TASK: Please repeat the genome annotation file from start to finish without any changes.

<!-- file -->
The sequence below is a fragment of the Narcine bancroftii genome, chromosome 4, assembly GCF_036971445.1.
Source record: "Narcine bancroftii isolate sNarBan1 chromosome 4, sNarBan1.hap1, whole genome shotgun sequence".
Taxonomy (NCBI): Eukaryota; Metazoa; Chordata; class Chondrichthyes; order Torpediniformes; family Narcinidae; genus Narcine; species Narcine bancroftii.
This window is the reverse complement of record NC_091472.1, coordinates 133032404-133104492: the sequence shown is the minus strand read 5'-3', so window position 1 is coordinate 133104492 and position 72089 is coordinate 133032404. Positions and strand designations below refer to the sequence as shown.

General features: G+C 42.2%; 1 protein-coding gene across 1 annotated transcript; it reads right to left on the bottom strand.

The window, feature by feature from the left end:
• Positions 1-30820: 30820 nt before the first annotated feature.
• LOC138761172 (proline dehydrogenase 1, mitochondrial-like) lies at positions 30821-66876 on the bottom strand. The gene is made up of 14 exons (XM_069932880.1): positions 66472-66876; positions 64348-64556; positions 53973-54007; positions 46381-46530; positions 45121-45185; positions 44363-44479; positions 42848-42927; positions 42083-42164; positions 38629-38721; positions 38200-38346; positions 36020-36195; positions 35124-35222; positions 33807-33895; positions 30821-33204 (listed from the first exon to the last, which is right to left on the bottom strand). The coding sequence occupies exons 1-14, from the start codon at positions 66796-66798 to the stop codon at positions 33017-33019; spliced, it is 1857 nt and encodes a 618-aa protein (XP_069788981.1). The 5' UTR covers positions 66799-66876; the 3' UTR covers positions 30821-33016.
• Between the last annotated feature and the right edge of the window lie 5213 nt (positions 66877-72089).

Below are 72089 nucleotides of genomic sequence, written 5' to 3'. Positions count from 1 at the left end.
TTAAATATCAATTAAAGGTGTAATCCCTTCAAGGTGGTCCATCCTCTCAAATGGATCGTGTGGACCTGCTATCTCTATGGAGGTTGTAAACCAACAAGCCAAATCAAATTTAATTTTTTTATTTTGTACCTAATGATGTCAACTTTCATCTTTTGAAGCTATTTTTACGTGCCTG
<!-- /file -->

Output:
The sequence below is a fragment of the Narcine bancroftii genome, chromosome 4, assembly GCF_036971445.1.
Source record: "Narcine bancroftii isolate sNarBan1 chromosome 4, sNarBan1.hap1, whole genome shotgun sequence".
Taxonomy (NCBI): Eukaryota; Metazoa; Chordata; class Chondrichthyes; order Torpediniformes; family Narcinidae; genus Narcine; species Narcine bancroftii.
This window is the reverse complement of record NC_091472.1, coordinates 133032404-133104492: the sequence shown is the minus strand read 5'-3', so window position 1 is coordinate 133104492 and position 72089 is coordinate 133032404. Positions and strand designations below refer to the sequence as shown.

General features: G+C 42.2%; 1 protein-coding gene across 1 annotated transcript; it reads right to left on the bottom strand.

The window, feature by feature from the left end:
• Positions 1-30820: 30820 nt before the first annotated feature.
• LOC138761172 (proline dehydrogenase 1, mitochondrial-like) lies at positions 30821-66876 on the bottom strand. The gene is made up of 14 exons (XM_069932880.1): positions 66472-66876; positions 64348-64556; positions 53973-54007; positions 46381-46530; positions 45121-45185; positions 44363-44479; positions 42848-42927; positions 42083-42164; positions 38629-38721; positions 38200-38346; positions 36020-36195; positions 35124-35222; positions 33807-33895; positions 30821-33204 (listed from the first exon to the last, which is right to left on the bottom strand). The coding sequence occupies exons 1-14, from the start codon at positions 66796-66798 to the stop codon at positions 33017-33019; spliced, it is 1857 nt and encodes a 618-aa protein (XP_069788981.1). The 5' UTR covers positions 66799-66876; the 3' UTR covers positions 30821-33016.
• Between the last annotated feature and the right edge of the window lie 5213 nt (positions 66877-72089).

Below are 72089 nucleotides of genomic sequence, written 5' to 3'. Positions count from 1 at the left end.
TTAAATATCAATTAAAGGTGTAATCCCTTCAAGGTGGTCCATCCTCTCAAATGGATCGTGTGGACCTGCTATCTCTATGGAGGTTGTAAACCAACAAGCCAAATCAAATTTAATTTTTTTATTTTGTACCTAATGATGTCAACTTTCATCTTTTGAAGCTATTTTTACGTGCCTG